Welcome to the Order of the Sacred Star! This Pagan/Wiccan group, based in Winnipeg, Canada, is committed to teaching the Craft to all those who wish to learn. Our goal is to provide a complete and fulfulling learning experience. Our public classes are offered through the Winnipeg Pagan Teaching Circle.

Wednesday, January 19, 2011

How Does Meditation Work?

Meditation is a powerful tool for spirituality and discipline, but how and why it works is sometimes a mystery to even its most advanced practitioners. To begin to understand how meditation works, it is important to first consider the belief that humans are not just physical beings, but spiritual beings as well.

The Spiritual Body as a Key to Meditation

The spiritual body, the part of the human body that cannot be seen with the naked eye, is connected to the physical body at certain vital centers. These centers are called chakras. There are seven major chakra centers, located from the groin up to the top of the head. During meditation, a powerful psychic force begins to flow along these chakras, as each is opened in succession.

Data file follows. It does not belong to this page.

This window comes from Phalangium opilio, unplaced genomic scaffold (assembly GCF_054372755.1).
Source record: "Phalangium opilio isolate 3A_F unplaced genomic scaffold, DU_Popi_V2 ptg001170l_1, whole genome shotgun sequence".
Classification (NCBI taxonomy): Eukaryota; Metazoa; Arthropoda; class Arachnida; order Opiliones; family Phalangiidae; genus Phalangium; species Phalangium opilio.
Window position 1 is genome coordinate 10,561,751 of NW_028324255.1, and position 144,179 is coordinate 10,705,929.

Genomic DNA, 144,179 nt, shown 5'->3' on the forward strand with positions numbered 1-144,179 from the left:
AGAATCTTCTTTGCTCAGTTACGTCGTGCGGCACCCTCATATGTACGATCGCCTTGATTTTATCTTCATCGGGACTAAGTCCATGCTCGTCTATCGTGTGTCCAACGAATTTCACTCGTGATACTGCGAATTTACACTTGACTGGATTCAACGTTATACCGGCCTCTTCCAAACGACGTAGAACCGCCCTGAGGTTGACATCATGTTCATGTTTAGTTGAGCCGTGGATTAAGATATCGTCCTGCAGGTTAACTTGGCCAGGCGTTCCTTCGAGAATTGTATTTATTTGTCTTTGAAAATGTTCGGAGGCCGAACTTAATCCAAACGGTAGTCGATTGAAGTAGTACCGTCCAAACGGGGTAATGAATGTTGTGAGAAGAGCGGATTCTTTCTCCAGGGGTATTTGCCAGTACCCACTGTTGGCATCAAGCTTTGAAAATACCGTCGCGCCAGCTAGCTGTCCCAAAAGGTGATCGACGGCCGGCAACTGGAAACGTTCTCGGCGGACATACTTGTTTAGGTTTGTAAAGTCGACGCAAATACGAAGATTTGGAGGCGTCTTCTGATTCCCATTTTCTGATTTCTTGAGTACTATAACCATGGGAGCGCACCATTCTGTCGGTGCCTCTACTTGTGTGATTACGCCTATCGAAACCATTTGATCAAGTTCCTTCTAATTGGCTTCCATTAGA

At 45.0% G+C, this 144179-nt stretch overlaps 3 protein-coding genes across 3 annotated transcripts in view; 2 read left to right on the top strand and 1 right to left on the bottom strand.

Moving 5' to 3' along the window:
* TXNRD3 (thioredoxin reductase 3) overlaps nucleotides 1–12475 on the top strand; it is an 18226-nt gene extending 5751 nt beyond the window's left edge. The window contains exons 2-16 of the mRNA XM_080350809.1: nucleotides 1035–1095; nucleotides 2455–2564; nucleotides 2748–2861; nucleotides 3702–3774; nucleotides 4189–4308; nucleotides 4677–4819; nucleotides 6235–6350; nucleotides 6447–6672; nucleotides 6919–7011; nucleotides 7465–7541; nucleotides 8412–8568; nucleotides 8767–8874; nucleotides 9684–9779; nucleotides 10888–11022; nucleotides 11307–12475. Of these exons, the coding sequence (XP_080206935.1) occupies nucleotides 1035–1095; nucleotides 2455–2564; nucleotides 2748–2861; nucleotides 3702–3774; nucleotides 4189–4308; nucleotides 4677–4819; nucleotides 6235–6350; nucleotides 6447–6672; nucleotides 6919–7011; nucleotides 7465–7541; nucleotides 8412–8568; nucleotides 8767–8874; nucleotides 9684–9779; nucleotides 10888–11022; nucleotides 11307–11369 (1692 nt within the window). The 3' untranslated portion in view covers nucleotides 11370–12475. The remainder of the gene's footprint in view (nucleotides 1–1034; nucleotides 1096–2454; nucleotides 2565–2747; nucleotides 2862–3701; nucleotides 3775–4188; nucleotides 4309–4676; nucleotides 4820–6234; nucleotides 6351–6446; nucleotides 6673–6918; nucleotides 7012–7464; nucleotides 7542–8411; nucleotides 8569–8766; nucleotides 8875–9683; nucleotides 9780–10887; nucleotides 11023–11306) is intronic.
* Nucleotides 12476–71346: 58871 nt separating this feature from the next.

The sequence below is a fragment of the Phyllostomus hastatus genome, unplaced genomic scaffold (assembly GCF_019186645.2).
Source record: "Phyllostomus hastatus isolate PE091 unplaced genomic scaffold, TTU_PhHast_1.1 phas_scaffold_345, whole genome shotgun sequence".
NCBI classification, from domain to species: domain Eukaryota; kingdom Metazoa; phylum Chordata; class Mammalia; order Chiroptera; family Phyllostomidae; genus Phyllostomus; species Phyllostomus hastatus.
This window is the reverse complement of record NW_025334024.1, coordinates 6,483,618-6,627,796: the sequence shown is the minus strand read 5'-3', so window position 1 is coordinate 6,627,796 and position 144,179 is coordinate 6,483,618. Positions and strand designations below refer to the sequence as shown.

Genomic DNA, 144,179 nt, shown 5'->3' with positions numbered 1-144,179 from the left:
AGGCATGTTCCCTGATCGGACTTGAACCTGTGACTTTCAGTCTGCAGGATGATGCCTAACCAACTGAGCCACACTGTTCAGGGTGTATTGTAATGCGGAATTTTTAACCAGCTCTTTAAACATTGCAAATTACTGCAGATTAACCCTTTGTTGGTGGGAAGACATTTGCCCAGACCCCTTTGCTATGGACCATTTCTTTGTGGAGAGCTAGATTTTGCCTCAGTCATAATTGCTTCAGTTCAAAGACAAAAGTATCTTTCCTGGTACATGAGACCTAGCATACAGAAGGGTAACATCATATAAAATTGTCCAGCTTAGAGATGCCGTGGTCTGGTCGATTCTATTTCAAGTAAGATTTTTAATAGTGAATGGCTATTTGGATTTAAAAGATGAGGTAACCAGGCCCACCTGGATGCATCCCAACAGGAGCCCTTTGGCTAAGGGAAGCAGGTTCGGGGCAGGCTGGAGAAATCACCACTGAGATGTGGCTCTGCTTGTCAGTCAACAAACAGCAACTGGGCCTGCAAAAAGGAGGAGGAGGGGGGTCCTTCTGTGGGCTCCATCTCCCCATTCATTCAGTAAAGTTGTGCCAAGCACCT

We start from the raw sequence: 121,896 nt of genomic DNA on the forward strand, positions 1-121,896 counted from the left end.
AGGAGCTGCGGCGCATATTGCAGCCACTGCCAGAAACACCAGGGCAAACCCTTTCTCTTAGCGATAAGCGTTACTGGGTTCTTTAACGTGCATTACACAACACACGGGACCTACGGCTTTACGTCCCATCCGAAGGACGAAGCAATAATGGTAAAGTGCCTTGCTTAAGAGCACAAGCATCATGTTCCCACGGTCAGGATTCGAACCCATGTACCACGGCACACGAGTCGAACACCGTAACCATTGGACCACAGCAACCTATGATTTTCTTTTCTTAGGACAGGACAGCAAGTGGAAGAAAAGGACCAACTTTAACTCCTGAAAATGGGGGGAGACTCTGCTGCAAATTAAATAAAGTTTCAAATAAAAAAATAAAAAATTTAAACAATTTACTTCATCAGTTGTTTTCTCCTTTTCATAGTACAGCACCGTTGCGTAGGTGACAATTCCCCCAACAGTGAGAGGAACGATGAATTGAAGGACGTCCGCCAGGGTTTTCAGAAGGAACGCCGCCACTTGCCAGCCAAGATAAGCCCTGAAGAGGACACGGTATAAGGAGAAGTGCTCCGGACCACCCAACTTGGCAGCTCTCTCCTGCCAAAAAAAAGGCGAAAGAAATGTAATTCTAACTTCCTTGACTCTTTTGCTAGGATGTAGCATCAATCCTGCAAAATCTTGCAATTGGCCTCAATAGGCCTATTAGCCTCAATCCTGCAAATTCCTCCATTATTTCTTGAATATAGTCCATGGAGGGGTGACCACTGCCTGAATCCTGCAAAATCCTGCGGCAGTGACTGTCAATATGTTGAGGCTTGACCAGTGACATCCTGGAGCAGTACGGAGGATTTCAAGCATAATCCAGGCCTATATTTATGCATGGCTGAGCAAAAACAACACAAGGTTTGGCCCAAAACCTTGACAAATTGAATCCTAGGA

The root chakra, located roughly at the groin (the exact position differs according to gender), is the first chakra to open. This is followed by the spleen, solar plexus, heart, throat, and third eye chakras. Finally, the crown chakra, located at the very top of the head, is opened. The exact method by which this occurs is beyond the scope of this article. It is enough to say that this flow of energy is what allows a connection to the divine, and the many benefits that meditation can afford.

The Conscious, Subconscious, and Superconscious Mind in Relation to Meditation